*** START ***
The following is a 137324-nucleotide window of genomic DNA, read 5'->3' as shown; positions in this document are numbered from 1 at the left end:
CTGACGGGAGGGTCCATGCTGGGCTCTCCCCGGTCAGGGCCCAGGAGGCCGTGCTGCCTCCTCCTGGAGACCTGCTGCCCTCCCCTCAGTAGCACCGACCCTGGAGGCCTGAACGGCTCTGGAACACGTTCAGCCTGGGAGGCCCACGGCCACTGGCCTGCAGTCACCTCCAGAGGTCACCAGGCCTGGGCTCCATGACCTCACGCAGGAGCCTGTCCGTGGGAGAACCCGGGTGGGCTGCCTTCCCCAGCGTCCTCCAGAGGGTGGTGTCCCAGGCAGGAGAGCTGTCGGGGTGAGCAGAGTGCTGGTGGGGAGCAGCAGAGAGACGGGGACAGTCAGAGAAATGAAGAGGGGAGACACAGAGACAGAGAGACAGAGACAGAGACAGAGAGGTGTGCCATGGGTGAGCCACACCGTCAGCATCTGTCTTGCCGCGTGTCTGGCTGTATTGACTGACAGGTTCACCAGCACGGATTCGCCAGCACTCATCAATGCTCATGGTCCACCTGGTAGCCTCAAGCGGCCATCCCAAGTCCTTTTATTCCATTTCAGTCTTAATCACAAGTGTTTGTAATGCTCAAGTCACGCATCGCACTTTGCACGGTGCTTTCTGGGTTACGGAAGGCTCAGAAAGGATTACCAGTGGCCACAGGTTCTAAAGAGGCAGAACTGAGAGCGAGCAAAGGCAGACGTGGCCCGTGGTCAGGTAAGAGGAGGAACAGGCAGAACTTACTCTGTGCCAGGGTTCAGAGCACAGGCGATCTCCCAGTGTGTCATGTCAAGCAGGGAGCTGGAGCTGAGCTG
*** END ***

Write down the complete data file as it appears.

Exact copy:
The following is a 137324-nucleotide window of genomic DNA, read 5'->3' as shown; positions in this document are numbered from 1 at the left end:
CTGACGGGAGGGTCCATGCTGGGCTCTCCCCGGTCAGGGCCCAGGAGGCCGTGCTGCCTCCTCCTGGAGACCTGCTGCCCTCCCCTCAGTAGCACCGACCCTGGAGGCCTGAACGGCTCTGGAACACGTTCAGCCTGGGAGGCCCACGGCCACTGGCCTGCAGTCACCTCCAGAGGTCACCAGGCCTGGGCTCCATGACCTCACGCAGGAGCCTGTCCGTGGGAGAACCCGGGTGGGCTGCCTTCCCCAGCGTCCTCCAGAGGGTGGTGTCCCAGGCAGGAGAGCTGTCGGGGTGAGCAGAGTGCTGGTGGGGAGCAGCAGAGAGACGGGGACAGTCAGAGAAATGAAGAGGGGAGACACAGAGACAGAGAGACAGAGACAGAGACAGAGAGGTGTGCCATGGGTGAGCCACACCGTCAGCATCTGTCTTGCCGCGTGTCTGGCTGTATTGACTGACAGGTTCACCAGCACGGATTCGCCAGCACTCATCAATGCTCATGGTCCACCTGGTAGCCTCAAGCGGCCATCCCAAGTCCTTTTATTCCATTTCAGTCTTAATCACAAGTGTTTGTAATGCTCAAGTCACGCATCGCACTTTGCACGGTGCTTTCTGGGTTACGGAAGGCTCAGAAAGGATTACCAGTGGCCACAGGTTCTAAAGAGGCAGAACTGAGAGCGAGCAAAGGCAGACGTGGCCCGTGGTCAGGTAAGAGGAGGAACAGGCAGAACTTACTCTGTGCCAGGGTTCAGAGCACAGGCGATCTCCCAGTGTGTCATGTCAAGCAGGGAGCTGGAGCTGAGCTG